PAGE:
Another Late Audit

City says fiscal year 2023 audit will be complete by May 2024

The City of Santa Fe now aims to submit its fiscal year 23 audit by May 15, 2024, according to a news release issued after the close of business Monday night.

That timeline for the audit, which is due to the state annually on Dec. 15, marks the latest in a long list of missed deadlines for the city: Its 2018, 2019, 2020, 2021 and 2022 audits were not submitted on time. The FY21 was completed in July, while the FY22 audit is still in progress and estimated for completion on Dec. 4, according to Finance Director Emily Oster.

“Typically, one audit takes eight months to complete. Completing three audits in eleven months is an extraordinary accomplishment and demonstrates the City’s deep commitment to correcting our history of late audits and ensuring the timelines are met moving forward, starting with FY2024,” City Manager John Blair said in a statement.

The announcement from the administration comes after lengthy and repeated conversation at City Council and committee meetings for nearly a year, including weekly updates from Oster. The tardy financial reporting has led the state to withhold capital funds allocated by the Legislature until the city catches up.

District 2 Councilor Carol Romero-Wirth, who serves as the Finance Committee chair, tells SFR late Monday that “like everyone,” she’s frustrated, but she has faith in the city team and the progress so far.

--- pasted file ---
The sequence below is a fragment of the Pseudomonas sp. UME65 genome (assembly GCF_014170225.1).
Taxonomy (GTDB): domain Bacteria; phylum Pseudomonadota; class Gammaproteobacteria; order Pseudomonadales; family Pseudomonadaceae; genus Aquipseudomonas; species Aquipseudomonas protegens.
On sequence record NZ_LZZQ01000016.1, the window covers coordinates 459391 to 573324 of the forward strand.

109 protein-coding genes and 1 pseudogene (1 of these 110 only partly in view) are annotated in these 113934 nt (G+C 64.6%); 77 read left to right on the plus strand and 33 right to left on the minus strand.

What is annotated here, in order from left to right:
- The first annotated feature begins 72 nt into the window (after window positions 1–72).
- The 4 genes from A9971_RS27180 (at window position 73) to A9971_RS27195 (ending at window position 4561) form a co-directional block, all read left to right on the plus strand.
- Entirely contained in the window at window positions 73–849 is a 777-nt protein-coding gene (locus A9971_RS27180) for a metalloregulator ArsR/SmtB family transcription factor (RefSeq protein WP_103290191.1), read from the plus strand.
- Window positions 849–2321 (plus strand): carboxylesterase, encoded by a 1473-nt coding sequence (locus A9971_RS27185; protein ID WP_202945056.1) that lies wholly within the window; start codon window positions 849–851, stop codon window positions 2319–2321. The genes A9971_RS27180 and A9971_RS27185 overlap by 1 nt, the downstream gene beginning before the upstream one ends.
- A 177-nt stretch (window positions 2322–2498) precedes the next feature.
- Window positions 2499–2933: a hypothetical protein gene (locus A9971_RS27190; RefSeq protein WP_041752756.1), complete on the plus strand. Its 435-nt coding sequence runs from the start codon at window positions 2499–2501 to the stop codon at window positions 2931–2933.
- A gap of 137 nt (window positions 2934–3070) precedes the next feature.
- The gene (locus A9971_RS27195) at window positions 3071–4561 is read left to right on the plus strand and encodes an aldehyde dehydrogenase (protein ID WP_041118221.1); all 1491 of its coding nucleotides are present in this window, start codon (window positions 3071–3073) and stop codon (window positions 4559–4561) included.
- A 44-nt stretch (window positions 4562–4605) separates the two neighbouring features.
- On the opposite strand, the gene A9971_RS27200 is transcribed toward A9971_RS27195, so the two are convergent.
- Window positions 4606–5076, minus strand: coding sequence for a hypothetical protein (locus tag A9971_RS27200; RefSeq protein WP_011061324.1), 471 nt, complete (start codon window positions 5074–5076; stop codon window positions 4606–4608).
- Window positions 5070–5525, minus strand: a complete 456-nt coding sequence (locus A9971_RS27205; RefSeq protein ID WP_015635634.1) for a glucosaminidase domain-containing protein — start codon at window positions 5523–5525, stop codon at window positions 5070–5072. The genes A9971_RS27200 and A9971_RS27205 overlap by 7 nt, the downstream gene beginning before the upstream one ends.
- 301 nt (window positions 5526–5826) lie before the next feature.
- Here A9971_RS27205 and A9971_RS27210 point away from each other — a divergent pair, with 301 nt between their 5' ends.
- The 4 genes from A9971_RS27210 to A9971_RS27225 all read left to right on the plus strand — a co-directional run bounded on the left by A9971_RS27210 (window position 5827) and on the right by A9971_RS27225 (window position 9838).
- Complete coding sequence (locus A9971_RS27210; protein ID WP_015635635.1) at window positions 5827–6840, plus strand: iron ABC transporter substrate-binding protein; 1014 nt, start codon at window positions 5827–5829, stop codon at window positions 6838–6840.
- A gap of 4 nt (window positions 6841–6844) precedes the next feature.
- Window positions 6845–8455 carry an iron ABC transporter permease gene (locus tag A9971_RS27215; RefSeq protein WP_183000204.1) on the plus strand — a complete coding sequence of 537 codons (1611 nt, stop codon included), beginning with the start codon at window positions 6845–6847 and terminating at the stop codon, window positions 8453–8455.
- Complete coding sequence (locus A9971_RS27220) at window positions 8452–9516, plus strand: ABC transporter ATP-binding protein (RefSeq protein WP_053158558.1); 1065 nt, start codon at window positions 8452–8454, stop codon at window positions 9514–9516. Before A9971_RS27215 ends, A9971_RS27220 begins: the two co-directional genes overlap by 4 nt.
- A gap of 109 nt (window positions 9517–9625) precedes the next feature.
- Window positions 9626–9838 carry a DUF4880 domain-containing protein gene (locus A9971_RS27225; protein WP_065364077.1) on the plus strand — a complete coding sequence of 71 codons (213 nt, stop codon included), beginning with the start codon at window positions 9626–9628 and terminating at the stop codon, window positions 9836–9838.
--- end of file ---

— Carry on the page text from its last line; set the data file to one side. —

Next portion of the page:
“This is a systemic problem spanning at least 20 years. Modernization, changes to the processes and important staffing hires are being made to address the issues,” Romero-Wirth says. “I’m confident in our leadership and the Finance Department employees who are setting a course for timely audits. Problems of this magnitude take time to correct.”

Her fellow District 2 Councilor Michael Garcia tells SFR he’s “not surprised at all by recent developments,” saying he has long suspected the city wouldn’t meet the state deadline for FY23′s audit. He notes two firms on contract to help with audits had already told finance officials the document would be late.

“This is a perfect example of why I have been requesting for the last two governing body meetings for representatives from Carr, Riggs & Ingram and CliftonLarsonAllen to come before the governing body so they can be asked questions in a public format so we can have answers to these questions,” Garcia says. “I think the unfortunate thing is we now have the answers that we could have gotten nearly two weeks ago, and it puts us very much in a reactive mode, and I’m not somebody who wants government to operate in a reactive mode; we should always be proactive in a sense where something that we have full control over, which is the audit.”

The City Council approved a contract Sept. 27 with accounting firm Carr, Riggs & Ingram to compile the city’s ‘23 audit for $269,454.

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